Internationally there is an agreement from country to country, over definition of the national minimum wage which according to the International Labour Organisation, ILO, is the minimum amount of remuneration that an employer is required to pay earners for the work performed during a given period. Unfortunately, There is no agreement over what is the real content of the minimum wage. In some countries, only basic wages are taken into account for the purpose of minimum wages while numbers of countries include many other wage components.

In case of Nigeria, the Director of the Nigeria Employers’ of Consultative Association, NECA, in 2011 cited “Item iii on page xi of the report of the tripartite committee on the national minimum wage 2010 while claiming that the national minimum wage of N18,000 per month is a total emolument. Up till this moment neither the leadership of the NLC nor that of the TUC has come out in official statement to substantiate the veracity of such a claim.

The absence of this kind of clarification at the initial stage of the enactment of the N18,000 minimum obviously limited the understanding of the rank and file Nigeria workers to a large extent some layers of leadership particularly at the state level of the real content of the minimum wage itself and weakens their confidence and courage during the struggle for the implementation of the N18,000 minimum wage. At the same time, it places the various state governments at the advantage position to doctor, manipulate and force a ridiculous salary scales on Nigeria workers in their respective states.

Therefore to avert the repeat of this kind of situation demands the need for the leadership of the three labour centres to come out with an official document that will enunciate the real content of the newly signed N30, 000 minimum wage act. The production of such a document which will have to be made available to the leadership of the trade unions at state and branch levels is very important in the sense that it can form a basis to organise a series of programmes like, public symposia and seminars through which the document to clarify the real content of N30, 000 minimum wage act itself can be subjected to a thorough discussion and debate among mass of workers across the country. This is with a view to ensure that rank and file workers have a full understanding of exact content of the newly signed N30,000 minimum wage act without any form of distortion and misrepresentation.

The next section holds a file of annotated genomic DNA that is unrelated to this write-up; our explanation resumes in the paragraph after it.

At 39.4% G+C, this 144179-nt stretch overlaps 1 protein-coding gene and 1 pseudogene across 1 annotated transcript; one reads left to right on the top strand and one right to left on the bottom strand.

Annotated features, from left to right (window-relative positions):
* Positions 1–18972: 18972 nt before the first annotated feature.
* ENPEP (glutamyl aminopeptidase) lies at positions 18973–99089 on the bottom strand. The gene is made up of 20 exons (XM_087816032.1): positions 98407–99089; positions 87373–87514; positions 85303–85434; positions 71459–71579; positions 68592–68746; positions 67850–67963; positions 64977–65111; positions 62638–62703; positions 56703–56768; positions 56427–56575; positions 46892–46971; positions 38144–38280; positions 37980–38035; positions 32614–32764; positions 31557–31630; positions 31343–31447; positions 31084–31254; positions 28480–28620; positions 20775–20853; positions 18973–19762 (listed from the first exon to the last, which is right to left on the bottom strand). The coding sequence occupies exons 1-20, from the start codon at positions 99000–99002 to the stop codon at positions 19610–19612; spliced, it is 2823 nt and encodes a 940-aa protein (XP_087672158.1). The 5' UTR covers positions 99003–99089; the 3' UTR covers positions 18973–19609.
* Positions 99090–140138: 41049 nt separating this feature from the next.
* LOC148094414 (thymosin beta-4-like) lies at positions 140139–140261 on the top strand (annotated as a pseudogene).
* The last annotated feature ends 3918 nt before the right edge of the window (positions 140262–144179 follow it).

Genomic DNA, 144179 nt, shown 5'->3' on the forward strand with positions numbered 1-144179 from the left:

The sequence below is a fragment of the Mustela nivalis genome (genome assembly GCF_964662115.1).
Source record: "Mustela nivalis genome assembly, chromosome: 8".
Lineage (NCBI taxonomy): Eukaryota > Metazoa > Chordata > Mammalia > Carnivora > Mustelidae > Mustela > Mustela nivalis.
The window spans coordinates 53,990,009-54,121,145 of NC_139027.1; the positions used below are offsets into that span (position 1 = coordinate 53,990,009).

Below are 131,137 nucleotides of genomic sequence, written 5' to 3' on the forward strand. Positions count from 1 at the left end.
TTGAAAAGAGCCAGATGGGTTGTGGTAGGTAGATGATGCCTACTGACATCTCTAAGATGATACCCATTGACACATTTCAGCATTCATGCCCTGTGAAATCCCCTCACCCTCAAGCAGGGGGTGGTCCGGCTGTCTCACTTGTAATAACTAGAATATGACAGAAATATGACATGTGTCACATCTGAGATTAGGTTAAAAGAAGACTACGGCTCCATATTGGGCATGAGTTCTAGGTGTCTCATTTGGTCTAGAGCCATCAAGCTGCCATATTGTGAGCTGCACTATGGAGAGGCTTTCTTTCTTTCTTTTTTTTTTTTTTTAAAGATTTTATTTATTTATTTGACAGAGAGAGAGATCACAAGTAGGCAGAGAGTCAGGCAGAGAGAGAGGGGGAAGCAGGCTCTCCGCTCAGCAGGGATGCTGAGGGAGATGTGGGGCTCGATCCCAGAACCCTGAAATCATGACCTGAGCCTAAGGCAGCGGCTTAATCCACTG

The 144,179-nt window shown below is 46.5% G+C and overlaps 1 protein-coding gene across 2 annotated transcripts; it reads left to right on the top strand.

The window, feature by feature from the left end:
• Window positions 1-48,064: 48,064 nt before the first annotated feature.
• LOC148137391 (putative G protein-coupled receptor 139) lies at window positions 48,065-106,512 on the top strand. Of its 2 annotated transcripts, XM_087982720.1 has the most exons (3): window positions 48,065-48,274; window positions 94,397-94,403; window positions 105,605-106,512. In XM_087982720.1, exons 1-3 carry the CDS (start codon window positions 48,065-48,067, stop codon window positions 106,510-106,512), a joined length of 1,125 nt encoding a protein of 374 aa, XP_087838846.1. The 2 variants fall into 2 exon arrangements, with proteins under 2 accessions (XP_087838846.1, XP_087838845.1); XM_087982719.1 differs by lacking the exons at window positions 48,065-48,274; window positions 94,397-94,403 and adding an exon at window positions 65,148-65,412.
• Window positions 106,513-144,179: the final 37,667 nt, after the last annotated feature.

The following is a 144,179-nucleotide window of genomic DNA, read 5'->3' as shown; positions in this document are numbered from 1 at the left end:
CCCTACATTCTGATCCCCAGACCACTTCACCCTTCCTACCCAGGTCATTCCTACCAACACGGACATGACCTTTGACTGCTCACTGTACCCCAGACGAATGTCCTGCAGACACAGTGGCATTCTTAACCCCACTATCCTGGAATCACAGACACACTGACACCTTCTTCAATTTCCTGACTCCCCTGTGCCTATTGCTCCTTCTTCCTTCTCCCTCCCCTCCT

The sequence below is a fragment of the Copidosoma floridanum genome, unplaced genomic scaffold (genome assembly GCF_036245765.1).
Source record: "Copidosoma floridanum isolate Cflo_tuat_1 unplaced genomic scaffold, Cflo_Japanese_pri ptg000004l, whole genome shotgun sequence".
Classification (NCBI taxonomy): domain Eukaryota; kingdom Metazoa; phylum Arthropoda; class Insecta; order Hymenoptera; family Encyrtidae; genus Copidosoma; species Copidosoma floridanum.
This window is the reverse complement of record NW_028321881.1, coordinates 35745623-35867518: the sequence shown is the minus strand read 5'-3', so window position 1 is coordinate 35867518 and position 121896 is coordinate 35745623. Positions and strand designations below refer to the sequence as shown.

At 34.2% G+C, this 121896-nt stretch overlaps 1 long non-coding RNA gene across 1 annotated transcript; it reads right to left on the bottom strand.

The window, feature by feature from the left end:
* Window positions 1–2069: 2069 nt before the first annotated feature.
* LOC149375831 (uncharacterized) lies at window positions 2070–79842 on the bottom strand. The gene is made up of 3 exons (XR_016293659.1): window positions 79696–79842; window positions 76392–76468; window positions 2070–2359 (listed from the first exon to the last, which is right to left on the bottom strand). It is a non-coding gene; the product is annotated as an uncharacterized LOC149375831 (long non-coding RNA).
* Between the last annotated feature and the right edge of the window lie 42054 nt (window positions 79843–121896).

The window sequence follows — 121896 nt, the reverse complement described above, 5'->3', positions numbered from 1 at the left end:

In the 2011 national minimum wage act there are some statutory provision that exempted some establishments and employers of labour from respecting and implementing the national minimum wage. Among this provision is that the national minimum wage do not apply to any establishment with less than fifty employees as well as any establishment in which the employees are engaged on part-time basis and paid on commission or on a piece-rate basis.

If this particular provisions are also included in the new minimum wage act signed by the president it will mean that most of the workers in private sectors will be denied of the right to benefit from the new minimum wage. This is because majority of Nigeria workers in most private owned establishments across the country today are either employed on contract basis or paid on commission/ a piece-rate basis under out-sourcing arrangement. This is an unfair labour practice in favour of the bosses.